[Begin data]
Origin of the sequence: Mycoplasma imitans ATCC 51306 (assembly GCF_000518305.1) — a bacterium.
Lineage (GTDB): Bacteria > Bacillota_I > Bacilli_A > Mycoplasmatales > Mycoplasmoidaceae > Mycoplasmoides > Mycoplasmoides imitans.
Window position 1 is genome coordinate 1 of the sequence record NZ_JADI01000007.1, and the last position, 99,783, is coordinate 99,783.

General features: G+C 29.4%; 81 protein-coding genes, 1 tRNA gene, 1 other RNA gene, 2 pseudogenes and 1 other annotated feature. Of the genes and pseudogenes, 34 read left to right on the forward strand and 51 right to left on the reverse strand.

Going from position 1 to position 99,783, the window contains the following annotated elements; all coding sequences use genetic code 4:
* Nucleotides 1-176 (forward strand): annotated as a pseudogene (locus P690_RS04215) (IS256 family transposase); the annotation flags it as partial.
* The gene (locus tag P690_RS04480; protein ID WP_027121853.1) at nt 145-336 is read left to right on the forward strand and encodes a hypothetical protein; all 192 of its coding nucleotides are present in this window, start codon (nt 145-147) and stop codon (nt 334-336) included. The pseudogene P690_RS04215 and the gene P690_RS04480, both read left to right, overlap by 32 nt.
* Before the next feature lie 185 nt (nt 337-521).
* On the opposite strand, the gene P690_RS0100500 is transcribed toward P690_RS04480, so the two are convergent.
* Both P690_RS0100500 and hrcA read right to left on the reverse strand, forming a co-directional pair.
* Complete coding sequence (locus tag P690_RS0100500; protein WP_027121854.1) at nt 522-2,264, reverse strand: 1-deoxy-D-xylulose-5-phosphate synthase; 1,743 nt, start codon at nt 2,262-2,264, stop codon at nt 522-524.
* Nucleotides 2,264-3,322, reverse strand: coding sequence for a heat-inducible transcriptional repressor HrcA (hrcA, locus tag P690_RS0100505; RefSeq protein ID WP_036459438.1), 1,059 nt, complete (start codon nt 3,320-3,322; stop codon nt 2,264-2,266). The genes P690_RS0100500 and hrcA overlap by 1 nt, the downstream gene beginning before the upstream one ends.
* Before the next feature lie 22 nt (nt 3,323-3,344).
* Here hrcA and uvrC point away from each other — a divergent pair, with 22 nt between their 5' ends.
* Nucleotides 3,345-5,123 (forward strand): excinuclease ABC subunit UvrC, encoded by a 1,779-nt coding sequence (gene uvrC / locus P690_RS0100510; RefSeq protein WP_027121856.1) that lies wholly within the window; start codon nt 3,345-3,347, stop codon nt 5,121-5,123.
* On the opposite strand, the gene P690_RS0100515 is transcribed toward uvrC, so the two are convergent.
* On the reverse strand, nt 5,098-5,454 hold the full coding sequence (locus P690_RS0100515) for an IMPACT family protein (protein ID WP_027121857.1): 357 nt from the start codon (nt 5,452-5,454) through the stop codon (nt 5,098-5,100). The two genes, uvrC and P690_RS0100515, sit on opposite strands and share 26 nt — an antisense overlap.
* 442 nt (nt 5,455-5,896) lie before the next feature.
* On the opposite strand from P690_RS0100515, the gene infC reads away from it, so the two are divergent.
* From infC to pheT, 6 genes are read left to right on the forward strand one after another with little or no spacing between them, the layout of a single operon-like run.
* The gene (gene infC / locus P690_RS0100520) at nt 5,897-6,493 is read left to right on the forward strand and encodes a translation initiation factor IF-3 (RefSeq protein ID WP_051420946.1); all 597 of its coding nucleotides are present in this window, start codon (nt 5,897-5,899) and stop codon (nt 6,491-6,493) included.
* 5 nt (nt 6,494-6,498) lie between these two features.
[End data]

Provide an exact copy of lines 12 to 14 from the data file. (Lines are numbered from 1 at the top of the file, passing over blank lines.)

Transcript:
* Nucleotides 2,264-3,322, reverse strand: coding sequence for a heat-inducible transcriptional repressor HrcA (hrcA, locus tag P690_RS0100505; RefSeq protein ID WP_036459438.1), 1,059 nt, complete (start codon nt 3,320-3,322; stop codon nt 2,264-2,266). The genes P690_RS0100500 and hrcA overlap by 1 nt, the downstream gene beginning before the upstream one ends.
* Before the next feature lie 22 nt (nt 3,323-3,344).
* Here hrcA and uvrC point away from each other — a divergent pair, with 22 nt between their 5' ends.